Markets Take the Stairs Going UP and Take the Elevator Going Down21st June 2018
“Stocks Take the Stairs Up and Elevator Down” – Old investing quote
The recent “tit-for-tat” tariff game being played between the US and China has brought some nervousness to the markets. In this article we’re not going to analyze the current situation, but rather use the market’s reaction as an excuse to shed some light on the differences between trading when market sentiment is benign, and trading when sentiment is skewed to the downside and the markets get nervous for whatever reason.
The old adage goes “the markets use the stairs to go up, but they come down with the elevator”. Trading bull & bear markets does have some differences, some of which we will cover in today’s article.
The chart above illustrates the point: the markets can fall violently, but take much more time to recover.
Following Market Sentiment
In the markets, it really does not matter what the underlying truth might be. It’s a fact that markets move based upon anticipation and typically reverse with the news. Markets are never efficient for they will respond to what people believe even if that belief is clearly not true. This has given rise to the maxim “sell the rumor, then buy the fact”.
The day to day and week to week oscillations really have nothing to do with facts or instrinsic value. The value of an asset changes over longer periods of time. So, what are we really trading, if we have a short or medium term objective?
Participants are very aware of local drivers, headline events, risk-factors…and when market participants get surprized – or caught with their pants down – big moves can happen even if we are far away from “value”.
My belief is that being a pure technical trader is like fighting with one arm tied behind your back. By only following the technicals, you’re never going to know what hit you. You’ll just know that you got hit. A better approach is to stay in touch with global developments, via newswraps or a live squawk service. The reason for paying attention to local drivers and influences is to know what is happening, and what price is being driven by.
Remember that one thing that hasn’t changed in all these years: people love fast markets. Many retail traders are attracted to trading because of the thrill that fast markets can give them. Unfortunately this means that they show up to do business at the worst of times (during Non-Farm Payrolls, during Central Bank announcements, etc) and are usually chopped up. Most fast markets happen to the downside and can be traded if you have a disciplined method for doing so. Otherwise, it’s like playing the lottery.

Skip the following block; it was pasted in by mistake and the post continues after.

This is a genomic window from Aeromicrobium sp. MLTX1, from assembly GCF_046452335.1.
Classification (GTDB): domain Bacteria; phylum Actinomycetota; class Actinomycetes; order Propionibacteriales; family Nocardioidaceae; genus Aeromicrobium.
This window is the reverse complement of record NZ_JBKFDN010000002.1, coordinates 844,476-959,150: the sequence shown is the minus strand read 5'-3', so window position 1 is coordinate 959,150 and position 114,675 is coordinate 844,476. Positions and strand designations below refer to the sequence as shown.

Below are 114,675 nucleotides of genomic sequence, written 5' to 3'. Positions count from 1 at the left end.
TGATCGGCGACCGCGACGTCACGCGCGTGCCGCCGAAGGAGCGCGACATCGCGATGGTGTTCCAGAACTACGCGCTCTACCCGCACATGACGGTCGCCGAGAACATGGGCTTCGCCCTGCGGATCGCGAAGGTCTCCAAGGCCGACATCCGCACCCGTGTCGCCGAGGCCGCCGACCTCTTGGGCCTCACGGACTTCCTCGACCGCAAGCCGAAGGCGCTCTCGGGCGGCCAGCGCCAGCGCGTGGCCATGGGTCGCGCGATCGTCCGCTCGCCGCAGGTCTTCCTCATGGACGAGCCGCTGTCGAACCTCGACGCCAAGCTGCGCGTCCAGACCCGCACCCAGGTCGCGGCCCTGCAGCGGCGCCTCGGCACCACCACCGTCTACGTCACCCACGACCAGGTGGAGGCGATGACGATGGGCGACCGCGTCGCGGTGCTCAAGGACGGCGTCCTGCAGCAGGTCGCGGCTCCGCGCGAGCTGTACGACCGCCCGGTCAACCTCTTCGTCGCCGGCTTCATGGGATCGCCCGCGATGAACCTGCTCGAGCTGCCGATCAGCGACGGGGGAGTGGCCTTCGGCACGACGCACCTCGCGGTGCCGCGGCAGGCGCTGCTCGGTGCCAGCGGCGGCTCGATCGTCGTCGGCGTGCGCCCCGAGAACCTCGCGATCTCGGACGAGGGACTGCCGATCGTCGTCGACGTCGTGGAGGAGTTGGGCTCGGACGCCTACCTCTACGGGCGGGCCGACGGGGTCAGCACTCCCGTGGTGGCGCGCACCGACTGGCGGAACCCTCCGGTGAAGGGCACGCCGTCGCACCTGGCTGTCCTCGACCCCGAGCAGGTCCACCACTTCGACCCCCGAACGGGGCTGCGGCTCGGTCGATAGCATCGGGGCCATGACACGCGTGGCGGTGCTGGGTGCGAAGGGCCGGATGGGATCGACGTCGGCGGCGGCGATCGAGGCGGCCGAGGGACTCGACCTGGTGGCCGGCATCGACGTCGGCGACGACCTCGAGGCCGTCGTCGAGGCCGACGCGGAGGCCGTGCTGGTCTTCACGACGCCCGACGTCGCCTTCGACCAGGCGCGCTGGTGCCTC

The Smell of Fear
“All through time, people have basically acted and reacted the same way in the market as a result of: greed, fear, ignorance, and hope. That is why the numerical formations and patterns recur on a constant basis.” – Jesse Livermore
The first thing that happens, when a shift in sentiment is hitting the market, is a sudden “relatively large” move against the day’s natural evolution. If the day was positive, suddenly it turns negative with a volatility expansion.
The first thing to do, when you notice this behaviour, is to check what kind of tape-bomb hit the wires and is causing this type of an emotional response. Only with this kind of confirmation can you possibly plan a logical trade. In the chart above, it was in fact dovish commentary during an ECB rate decision.
Dovish commentary doesn’t always generate this kind of a move. However, in the week before the announcement, some ECB speakers had turned hawkish and offered some forward guidance, speaking about tapering QE (reducing stimulus) earlier than expected. The Euro was trading with a positive tone into the meeting thanks to this. So the dovish nature of the event forced a broad re-shuffling of positions and the ensuing violent drop.
The second thing to do is use mini consolidations or pullbacks to get in. When the markets are moving fast, it makes sense to dial into the faster timeframes because – especially with temporary drivers or tape-bombs – the move can exhaust itself before you get a chance to trade it.
Over to You
“If you fail to prepare, then prepare to fail.” – Benjamin Franklin
We have already talked about market sentiment and how to stay in touch with it. It really adds confidence when you can understand what is driving a certain move, because you can evaluate the probability of followthrough on the move – i.e. whether it can be dealt with aggressively or not.
But in general, the market does tend to rise slowly and fall very quickly. Commodities (and cryptocurrencies) are a bit of an exception as they have explosive volatility on each side. Once again, this volatility can be beneficial if you are following the drivers and attempt to stay on the right side of the move.
About the Author
Justin is a Forex trader and Coach. He is co-owner of www.fxrenew.com, a provider of Forex signals from ex-bank and hedge fund traders (get a free trial), or get FREE access to the Advanced Forex Course for Smart Traders. If you like his writing you can subscribe to the newsletter for free.
The post Markets Take the Stairs Going UP and Take the Elevator Going Down appeared first on FX Renew.
This is a sponsored post. Provided by Bitcoin Copy Trades platform